Dr. Thomas Dobbs also said that more than 200 people were waiting in hospital emergency rooms to be admitted. The wait times affect not only people with COVID-19 but also those with other health conditions.

The state Health Department said Monday that more than 6,900 new cases of COVID-19 were confirmed in Mississippi from Friday through Sunday.

“Keep in mind – this will translate into around 500 new hospitalizations in coming days,” Dobbs wrote on Twitter.

He said the intensive care units were full in Level 1, 2 and 3 hospitals in the state’s acute care systems. Those include the University of Mississippi Medical Center in Jackson; North Mississippi Medical Center in Tupelo; Forrest General Hospital in Hattiesburg; Memorial Hospital in Gulfport and Singing River Health System in Pascagoula.

Lee Bond, chief executive officer of Singing River Health System, in a statement Thursday said Mississippi is experiencing a “hellacious wave” of COVID-19 cases that are stretching hospitals’ resources and causing extreme stress for health care workers.

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RALEIGH, N.C. — One of North Carolina’s most vaccinated areas is instituting a mask mandate for indoor public places, regardless of one’s vaccination status.

Durham’s city and county-wide emergency order, which takes effect at 5 p.m. Monday, is an effort to combat the rapid spread of the highly contagious COVID-19 delta variant.

Durham Mayor Steve Schewel on Monday said it’s time to go “back to the basics” to combat what he views as a “pandemic of the unvaccinated.” He called face masks “a common-sense, non-economically damaging way of limiting transmission.”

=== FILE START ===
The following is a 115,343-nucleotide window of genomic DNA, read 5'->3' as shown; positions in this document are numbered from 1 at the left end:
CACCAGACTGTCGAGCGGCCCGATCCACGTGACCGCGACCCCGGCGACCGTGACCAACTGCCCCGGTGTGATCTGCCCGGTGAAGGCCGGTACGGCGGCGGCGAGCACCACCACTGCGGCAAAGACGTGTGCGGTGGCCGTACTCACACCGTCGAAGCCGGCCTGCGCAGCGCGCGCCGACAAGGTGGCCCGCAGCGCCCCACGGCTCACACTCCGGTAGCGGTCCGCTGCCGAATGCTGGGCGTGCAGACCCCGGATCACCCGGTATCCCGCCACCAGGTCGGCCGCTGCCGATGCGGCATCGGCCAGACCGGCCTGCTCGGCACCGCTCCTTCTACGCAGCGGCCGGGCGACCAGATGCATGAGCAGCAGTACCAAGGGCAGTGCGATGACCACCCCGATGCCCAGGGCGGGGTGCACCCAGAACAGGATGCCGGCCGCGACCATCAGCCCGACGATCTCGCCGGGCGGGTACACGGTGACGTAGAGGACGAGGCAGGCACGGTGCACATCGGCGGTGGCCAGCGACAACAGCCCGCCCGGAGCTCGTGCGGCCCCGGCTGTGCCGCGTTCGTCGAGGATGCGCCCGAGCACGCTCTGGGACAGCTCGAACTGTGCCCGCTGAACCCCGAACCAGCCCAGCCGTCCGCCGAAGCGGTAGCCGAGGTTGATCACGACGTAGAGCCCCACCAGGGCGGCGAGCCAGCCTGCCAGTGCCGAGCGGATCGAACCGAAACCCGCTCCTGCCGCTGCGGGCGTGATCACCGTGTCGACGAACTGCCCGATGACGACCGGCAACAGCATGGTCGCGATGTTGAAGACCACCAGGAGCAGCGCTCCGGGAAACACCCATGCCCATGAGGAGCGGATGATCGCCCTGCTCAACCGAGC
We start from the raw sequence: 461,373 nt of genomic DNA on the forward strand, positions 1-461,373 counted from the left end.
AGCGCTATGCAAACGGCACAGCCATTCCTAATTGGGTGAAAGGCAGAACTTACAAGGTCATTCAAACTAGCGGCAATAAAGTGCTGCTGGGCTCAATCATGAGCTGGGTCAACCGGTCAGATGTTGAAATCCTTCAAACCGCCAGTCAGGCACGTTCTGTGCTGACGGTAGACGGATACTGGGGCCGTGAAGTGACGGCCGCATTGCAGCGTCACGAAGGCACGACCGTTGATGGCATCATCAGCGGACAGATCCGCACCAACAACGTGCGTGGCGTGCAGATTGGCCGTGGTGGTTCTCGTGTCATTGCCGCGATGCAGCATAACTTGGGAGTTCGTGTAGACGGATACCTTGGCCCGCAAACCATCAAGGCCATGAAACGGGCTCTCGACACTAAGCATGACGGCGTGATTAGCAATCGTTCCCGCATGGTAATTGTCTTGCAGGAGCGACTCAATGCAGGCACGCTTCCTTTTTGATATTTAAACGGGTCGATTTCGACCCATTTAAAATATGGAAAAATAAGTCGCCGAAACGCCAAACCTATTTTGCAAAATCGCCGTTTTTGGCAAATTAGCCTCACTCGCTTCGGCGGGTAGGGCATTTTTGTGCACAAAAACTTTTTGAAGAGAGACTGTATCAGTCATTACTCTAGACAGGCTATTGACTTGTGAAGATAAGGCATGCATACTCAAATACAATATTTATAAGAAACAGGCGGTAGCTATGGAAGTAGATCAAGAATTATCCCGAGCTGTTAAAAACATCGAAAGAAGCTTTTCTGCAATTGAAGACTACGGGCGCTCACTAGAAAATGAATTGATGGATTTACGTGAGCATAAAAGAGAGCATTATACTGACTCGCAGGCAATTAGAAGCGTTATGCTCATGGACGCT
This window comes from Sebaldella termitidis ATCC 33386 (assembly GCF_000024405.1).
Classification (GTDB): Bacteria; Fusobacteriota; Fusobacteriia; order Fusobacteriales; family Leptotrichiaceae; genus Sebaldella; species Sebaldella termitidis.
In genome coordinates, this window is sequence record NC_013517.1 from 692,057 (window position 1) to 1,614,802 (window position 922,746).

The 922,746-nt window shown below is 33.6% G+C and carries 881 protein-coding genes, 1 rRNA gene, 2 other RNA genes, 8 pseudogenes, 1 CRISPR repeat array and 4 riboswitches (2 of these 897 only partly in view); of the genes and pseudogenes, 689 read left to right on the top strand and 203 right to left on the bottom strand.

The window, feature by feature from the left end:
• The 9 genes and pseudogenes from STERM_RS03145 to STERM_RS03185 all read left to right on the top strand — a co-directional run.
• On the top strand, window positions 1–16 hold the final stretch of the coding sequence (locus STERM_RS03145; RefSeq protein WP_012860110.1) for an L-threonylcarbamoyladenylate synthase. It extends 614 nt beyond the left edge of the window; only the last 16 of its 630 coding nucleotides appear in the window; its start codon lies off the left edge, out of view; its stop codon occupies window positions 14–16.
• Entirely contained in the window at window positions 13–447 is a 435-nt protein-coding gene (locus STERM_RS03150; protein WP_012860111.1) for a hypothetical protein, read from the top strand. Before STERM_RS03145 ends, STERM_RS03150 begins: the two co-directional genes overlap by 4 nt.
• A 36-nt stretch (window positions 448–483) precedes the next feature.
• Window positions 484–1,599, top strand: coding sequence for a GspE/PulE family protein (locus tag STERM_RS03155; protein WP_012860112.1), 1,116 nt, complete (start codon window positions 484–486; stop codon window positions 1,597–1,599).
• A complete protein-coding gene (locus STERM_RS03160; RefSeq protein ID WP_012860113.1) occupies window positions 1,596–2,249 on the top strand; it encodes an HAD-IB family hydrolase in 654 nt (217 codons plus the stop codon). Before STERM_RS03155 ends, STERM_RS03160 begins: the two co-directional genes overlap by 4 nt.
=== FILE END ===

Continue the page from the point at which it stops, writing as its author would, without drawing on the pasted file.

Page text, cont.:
Schewel said Durham typically enforces such orders “with a light touch” by having the city attorney write a letter notifying a business or person of their noncompliance before sending a police officer and sheriff’s deputy to further address the situation.

“We do have the power to cite someone, but we’ve had to do very little of that,” Schewel said.

Those who are under 5, who are actively eating or drinking or who have medical or behavioral conditions do not need to wear masks in Durham County while in “any indoor public place, business or establishment.”

The order has no expiration date, but Schewel said the city and county will reevaluate the order every week or two.

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MEXICO CITY — Mexico will ask the United States to send at least 3.5 million more doses of COVID-19 vaccine as the country faces a third wave of infections, President Andrés Manuel López Obrador said Monday.

The president said he planned to discuss a transfer of vaccine with U.S. Vice President Kamala Harris during a call scheduled for later Monday.

López Obrador said the U.S. government had initially offered the Moderna vaccine, but Mexican health authorities could not get the necessary approvals in time so now they are considering Pfizer or another approved vaccine.

Mexico has vaccinated more than 50 million people with at least one dose, representing about 56% of the adult population. It has received 91.1 million doses of five different vaccines.

In June, the U.S. donated 1.3 million doses of Johnson & Johnson vaccine.

Mexico is seeing more than 20,000 reported infections per day.

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BATON ROUGE, La. —Hospitalizations for COVID-19 have hit a record high again in Louisiana, with the state health department reporting 2,720 hospitalizations on Monday.